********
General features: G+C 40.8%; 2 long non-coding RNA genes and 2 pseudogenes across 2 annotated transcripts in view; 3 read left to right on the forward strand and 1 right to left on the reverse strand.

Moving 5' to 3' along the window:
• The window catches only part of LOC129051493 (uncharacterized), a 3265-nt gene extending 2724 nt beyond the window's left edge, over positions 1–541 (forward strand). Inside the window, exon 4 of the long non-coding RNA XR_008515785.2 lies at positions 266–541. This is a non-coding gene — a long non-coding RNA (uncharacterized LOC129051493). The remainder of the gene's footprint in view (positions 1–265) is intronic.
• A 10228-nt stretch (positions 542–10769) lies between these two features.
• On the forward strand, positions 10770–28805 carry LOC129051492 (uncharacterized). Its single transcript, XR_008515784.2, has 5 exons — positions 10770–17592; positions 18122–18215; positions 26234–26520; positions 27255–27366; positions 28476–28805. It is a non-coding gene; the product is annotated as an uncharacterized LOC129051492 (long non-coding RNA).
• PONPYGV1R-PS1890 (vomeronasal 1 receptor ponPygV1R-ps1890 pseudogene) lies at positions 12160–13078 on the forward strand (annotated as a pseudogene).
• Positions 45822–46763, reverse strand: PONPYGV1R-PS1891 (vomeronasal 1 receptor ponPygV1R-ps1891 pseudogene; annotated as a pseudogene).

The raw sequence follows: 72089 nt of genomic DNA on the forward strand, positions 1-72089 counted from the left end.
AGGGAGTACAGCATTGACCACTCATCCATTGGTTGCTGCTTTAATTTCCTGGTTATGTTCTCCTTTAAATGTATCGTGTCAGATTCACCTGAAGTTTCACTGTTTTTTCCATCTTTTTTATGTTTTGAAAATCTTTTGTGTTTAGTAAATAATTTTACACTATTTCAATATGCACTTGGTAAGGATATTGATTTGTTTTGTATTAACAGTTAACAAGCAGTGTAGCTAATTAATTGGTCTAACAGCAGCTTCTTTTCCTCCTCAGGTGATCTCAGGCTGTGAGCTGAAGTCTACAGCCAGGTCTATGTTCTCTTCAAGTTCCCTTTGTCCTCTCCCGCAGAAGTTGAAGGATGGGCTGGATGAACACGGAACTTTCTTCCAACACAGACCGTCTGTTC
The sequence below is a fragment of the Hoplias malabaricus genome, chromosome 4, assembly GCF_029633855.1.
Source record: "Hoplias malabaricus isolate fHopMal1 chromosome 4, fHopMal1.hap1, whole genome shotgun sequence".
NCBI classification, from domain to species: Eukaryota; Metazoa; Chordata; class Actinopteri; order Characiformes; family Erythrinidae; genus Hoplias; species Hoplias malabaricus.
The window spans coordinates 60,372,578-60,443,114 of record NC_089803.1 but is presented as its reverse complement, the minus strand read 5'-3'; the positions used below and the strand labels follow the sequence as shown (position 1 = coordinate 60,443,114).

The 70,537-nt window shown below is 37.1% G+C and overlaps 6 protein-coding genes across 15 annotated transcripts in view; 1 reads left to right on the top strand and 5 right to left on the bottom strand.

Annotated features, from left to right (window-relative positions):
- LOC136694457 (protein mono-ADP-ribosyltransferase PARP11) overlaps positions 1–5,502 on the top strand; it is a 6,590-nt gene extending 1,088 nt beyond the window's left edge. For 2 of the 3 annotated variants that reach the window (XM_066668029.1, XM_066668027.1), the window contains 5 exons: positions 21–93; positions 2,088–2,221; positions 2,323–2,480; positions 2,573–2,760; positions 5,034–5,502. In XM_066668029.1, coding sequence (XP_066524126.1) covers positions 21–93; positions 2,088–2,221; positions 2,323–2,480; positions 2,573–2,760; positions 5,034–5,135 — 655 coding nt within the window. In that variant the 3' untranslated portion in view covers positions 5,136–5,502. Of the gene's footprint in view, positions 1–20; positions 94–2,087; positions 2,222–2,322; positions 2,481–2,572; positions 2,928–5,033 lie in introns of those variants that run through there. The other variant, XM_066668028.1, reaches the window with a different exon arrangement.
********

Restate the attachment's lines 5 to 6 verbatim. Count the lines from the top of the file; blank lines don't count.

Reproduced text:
• On the forward strand, positions 10770–28805 carry LOC129051492 (uncharacterized). Its single transcript, XR_008515784.2, has 5 exons — positions 10770–17592; positions 18122–18215; positions 26234–26520; positions 27255–27366; positions 28476–28805. It is a non-coding gene; the product is annotated as an uncharacterized LOC129051492 (long non-coding RNA).
• PONPYGV1R-PS1890 (vomeronasal 1 receptor ponPygV1R-ps1890 pseudogene) lies at positions 12160–13078 on the forward strand (annotated as a pseudogene).